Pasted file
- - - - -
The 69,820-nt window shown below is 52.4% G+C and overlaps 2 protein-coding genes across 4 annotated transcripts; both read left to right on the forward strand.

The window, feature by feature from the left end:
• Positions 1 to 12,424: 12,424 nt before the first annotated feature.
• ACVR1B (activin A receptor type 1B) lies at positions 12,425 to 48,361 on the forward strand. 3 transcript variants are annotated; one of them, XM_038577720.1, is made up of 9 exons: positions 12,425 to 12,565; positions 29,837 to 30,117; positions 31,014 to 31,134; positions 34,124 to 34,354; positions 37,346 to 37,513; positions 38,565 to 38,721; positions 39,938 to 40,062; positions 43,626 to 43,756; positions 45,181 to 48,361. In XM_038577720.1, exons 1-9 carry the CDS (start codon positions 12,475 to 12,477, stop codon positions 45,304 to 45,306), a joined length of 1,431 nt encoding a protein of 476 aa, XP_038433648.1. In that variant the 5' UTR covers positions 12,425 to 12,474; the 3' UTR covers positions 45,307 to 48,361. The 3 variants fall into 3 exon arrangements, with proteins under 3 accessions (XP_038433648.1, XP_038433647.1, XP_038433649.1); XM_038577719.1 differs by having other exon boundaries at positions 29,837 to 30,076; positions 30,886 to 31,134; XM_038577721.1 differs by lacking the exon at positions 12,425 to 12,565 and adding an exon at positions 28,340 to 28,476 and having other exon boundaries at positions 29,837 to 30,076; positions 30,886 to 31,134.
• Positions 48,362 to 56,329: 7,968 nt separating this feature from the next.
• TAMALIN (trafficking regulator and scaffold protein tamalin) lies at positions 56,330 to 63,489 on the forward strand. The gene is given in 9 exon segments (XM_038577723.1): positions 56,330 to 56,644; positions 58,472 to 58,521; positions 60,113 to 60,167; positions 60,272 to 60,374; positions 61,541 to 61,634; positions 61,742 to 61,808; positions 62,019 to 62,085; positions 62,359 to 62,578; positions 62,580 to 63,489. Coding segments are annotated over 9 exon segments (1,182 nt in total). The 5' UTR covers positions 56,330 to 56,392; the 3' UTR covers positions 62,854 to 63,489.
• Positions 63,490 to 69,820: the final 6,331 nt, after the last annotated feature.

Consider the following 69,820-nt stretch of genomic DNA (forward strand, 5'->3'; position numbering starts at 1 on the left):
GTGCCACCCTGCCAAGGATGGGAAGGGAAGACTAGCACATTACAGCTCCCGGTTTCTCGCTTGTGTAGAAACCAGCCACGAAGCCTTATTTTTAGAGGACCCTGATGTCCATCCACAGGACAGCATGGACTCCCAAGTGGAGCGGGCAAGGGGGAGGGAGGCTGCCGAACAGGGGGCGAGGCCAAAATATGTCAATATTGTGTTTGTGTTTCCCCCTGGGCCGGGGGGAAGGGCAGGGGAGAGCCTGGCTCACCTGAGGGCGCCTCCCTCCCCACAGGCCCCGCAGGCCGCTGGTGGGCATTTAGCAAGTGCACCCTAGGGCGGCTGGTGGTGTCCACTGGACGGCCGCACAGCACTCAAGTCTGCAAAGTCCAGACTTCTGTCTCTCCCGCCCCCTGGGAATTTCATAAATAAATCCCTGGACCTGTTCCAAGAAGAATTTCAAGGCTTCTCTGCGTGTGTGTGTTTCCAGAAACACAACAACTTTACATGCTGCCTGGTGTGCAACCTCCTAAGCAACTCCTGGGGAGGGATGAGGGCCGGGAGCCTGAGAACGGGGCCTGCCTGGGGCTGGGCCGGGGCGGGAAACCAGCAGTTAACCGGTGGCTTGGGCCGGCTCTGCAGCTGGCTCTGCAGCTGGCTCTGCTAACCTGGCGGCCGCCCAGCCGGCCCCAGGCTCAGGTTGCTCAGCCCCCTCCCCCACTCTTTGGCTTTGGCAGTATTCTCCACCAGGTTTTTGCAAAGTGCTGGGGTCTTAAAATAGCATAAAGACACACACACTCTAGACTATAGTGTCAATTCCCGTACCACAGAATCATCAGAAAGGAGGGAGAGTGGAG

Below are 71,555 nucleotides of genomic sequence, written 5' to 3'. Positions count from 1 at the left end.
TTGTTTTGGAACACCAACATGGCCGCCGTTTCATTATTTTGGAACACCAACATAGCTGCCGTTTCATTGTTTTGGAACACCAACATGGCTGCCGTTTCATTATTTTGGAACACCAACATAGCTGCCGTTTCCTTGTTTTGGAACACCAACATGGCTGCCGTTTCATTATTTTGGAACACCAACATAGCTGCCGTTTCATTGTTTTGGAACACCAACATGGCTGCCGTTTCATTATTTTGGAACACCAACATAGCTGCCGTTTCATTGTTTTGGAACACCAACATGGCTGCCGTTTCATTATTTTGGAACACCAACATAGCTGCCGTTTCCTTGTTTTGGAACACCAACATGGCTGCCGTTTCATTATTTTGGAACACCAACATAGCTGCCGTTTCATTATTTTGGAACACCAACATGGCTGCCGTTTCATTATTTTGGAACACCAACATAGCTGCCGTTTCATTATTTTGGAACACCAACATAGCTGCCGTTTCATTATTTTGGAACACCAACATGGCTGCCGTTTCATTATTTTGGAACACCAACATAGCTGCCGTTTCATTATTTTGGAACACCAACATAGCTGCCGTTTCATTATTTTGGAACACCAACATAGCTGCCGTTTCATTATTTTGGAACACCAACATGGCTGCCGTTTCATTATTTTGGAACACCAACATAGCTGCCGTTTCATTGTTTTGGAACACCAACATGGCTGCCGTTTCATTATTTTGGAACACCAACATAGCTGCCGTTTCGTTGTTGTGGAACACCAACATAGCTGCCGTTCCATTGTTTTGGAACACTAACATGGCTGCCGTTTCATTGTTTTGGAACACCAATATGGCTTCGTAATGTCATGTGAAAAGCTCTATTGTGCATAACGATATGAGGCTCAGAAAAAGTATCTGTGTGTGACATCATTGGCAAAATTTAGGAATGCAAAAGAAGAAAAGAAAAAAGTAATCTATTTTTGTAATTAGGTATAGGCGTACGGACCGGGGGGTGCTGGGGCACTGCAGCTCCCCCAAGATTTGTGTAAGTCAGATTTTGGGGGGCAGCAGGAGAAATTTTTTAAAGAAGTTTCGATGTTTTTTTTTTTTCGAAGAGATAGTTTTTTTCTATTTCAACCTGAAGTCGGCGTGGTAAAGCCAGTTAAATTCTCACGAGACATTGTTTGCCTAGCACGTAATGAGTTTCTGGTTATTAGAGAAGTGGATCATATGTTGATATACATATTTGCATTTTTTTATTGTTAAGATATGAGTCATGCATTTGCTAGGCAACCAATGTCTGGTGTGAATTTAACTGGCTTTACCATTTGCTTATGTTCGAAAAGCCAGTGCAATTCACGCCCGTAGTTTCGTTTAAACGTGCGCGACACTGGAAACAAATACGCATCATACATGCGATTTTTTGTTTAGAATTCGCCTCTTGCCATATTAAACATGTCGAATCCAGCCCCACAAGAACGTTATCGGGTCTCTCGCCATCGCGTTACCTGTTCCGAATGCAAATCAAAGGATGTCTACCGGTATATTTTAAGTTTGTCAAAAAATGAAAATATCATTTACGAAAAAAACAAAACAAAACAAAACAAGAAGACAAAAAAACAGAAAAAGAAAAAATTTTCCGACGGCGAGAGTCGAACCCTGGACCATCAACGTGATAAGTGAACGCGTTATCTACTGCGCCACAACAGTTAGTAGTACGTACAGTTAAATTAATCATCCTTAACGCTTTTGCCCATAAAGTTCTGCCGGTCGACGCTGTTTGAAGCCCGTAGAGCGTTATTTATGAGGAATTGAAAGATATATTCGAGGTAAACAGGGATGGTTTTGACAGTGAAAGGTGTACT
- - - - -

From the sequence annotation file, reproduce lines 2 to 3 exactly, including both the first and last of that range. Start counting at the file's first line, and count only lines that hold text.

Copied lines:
The window, feature by feature from the left end:
• Positions 1 to 12,424: 12,424 nt before the first annotated feature.